which prevailed under Queen Bess." A government inspector of public works describes the moral depravity as "unparalleled in any age," and one horrified historian sums the island up as "that den of thieves, that cave of robbers, that cage of unclean birds, that isthmus between earth and hell." Sales of wives, public and private, were occurrences so common as to cause not the slightest comment. Several authenticated records of such transactions are still extant in the colonial archives. One lady of some personal attractions was publicly sold in the streets of Hobart, the capital of the island, for fifty ewes; another charmer changed hands for five pounds and a gallon of rum; whilst a third accommodating lady was disposed of for twenty ewes and a gallon of rum. The present Roman Catholic Bishop of Birmingham, Dr. Ullathorne, who was one of the earliest missionaries to the island, in his evidence before a parliamentary committee on transportation, horrified that body with the startling picture he presented of the frightful immoralities connected with convict life in Tasmania.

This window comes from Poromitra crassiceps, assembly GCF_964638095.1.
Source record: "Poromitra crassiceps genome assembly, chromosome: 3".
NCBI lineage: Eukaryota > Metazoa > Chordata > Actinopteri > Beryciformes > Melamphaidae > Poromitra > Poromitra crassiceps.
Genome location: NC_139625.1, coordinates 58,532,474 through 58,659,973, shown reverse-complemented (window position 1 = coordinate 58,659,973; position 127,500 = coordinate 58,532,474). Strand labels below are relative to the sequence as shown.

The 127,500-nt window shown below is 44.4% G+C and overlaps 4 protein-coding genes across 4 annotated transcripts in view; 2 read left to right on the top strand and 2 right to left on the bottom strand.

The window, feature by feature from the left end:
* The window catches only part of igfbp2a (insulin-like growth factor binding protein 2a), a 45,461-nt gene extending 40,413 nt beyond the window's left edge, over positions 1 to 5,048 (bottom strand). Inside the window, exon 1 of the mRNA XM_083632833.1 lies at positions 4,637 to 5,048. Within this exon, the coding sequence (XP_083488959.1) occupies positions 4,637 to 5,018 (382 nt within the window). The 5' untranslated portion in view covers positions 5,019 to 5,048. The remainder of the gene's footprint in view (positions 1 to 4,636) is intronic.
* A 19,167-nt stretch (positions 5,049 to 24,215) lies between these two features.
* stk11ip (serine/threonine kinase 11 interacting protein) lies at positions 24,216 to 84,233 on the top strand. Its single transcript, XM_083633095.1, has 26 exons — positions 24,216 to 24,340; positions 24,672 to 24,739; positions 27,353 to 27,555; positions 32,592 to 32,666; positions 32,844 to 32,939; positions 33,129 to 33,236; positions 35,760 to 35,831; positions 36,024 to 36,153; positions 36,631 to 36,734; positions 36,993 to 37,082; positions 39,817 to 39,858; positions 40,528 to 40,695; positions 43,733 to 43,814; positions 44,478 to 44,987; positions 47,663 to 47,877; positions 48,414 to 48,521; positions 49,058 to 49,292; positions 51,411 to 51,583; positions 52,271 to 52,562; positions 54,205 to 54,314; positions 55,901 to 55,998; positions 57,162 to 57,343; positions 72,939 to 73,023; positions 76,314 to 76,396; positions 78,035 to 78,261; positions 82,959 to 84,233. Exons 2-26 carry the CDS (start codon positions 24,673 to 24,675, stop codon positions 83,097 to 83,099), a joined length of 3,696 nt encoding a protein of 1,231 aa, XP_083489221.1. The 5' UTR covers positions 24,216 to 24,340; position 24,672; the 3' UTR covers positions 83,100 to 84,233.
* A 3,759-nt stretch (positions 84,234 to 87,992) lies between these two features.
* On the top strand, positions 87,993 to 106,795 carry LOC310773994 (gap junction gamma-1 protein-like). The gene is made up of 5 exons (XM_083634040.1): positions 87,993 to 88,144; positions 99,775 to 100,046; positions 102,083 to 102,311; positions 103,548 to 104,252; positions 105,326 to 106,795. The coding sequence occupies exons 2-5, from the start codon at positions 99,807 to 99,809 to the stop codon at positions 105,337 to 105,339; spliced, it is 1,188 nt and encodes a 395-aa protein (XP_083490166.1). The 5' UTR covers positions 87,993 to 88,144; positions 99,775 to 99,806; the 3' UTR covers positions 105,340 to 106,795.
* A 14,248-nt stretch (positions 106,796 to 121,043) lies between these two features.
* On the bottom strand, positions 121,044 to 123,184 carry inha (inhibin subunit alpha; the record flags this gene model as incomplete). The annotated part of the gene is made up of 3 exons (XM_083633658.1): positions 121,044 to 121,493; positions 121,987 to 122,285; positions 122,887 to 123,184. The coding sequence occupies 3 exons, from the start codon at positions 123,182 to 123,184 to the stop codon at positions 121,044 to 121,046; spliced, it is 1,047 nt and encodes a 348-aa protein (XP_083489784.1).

But this terrible state of things has entirely passed away. The dead past has buried its dead; the island is now purified; as in the parent colony, free immigration has gradually extinguished the evils and almost the remembrance of the convict days, and a new Tasmania has arisen on the ruins of the old penal Van Diemen's Land. As the island has one of the finest climates in the world, it is a favourite resort for excursionists during the summer season. On the subject of the enchanting scenery of Tasmania, many writers have exhausted the vocabulary of praise. John Mitchel's "Jail Journal," in particular, contains some exquisite descriptions of the loveliness of the interior of this "isle of beauty." And his brother-exile, Thomas Francis